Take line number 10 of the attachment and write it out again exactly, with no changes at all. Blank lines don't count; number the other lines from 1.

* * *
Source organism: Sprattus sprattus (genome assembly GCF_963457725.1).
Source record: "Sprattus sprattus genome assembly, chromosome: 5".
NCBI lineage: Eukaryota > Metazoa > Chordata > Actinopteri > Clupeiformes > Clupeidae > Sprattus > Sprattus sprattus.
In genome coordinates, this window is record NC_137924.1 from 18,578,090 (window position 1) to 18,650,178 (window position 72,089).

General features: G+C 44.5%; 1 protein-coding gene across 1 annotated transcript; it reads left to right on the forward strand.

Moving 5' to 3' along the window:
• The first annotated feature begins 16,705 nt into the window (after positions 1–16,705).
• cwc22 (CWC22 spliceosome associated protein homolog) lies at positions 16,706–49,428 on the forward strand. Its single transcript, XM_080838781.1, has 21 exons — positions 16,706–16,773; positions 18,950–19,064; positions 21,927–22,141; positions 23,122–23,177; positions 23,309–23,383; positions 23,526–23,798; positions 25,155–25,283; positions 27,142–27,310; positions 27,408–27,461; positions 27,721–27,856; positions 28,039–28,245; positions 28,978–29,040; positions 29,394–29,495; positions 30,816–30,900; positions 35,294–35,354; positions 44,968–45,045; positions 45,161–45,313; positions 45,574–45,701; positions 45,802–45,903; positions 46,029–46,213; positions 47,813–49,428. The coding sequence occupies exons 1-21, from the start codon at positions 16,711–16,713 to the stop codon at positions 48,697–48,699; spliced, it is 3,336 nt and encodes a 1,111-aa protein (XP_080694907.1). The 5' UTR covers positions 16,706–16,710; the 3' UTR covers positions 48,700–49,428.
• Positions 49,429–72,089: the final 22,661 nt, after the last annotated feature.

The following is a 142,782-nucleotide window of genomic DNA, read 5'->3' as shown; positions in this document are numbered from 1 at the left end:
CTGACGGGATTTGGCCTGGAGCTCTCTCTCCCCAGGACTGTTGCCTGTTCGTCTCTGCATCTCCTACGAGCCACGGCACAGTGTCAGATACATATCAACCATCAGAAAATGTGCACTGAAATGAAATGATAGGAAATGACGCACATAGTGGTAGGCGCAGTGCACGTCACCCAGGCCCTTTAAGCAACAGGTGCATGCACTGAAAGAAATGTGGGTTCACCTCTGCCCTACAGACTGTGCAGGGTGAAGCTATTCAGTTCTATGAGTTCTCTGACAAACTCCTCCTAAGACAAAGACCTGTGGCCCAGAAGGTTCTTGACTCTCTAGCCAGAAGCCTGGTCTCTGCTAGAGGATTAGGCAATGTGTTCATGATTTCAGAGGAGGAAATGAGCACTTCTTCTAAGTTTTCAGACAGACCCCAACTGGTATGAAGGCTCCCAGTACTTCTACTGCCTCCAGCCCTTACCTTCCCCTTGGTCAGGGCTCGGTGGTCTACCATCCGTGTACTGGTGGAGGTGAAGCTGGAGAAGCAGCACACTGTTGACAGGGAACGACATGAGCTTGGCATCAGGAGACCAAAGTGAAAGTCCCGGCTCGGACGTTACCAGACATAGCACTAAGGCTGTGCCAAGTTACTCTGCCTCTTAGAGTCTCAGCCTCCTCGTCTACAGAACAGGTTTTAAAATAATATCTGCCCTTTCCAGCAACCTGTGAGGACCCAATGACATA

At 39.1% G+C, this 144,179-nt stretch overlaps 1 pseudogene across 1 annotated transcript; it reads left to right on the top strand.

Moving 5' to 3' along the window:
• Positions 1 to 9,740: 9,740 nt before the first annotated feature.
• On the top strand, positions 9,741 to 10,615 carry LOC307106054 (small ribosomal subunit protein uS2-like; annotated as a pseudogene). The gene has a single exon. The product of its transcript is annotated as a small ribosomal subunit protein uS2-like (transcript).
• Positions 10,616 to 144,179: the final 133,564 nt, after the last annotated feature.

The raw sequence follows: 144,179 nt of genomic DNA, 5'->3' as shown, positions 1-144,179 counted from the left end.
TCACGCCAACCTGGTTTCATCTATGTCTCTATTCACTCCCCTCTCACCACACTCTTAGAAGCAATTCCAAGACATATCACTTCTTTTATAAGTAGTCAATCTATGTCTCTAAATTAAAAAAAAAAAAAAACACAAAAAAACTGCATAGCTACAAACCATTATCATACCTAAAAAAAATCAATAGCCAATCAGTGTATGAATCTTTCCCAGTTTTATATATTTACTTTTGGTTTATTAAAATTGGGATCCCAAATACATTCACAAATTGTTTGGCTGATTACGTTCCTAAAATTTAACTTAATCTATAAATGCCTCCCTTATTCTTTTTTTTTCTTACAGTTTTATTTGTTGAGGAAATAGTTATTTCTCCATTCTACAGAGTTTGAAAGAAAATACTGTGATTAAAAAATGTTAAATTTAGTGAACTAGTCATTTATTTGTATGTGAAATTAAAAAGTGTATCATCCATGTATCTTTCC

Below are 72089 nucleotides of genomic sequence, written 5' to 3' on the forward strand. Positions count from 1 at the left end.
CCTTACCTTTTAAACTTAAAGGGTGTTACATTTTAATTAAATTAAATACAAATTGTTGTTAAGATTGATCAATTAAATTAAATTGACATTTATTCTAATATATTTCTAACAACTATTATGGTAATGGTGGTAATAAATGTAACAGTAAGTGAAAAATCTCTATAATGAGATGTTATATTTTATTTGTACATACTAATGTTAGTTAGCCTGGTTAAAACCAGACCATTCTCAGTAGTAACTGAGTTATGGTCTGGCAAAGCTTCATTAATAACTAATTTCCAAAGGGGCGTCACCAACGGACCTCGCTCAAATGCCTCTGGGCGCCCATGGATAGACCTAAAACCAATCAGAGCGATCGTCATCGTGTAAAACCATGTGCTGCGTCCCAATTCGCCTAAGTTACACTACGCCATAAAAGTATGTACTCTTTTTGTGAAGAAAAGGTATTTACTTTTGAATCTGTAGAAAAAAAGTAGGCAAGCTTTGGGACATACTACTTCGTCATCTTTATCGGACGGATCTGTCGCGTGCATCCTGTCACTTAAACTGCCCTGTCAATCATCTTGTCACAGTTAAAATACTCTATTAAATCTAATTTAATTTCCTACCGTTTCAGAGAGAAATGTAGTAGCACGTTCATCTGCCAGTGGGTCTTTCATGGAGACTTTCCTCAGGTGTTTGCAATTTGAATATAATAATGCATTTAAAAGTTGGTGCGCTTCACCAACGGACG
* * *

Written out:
The following is a 142,782-nucleotide window of genomic DNA, read 5'->3' as shown; positions in this document are numbered from 1 at the left end: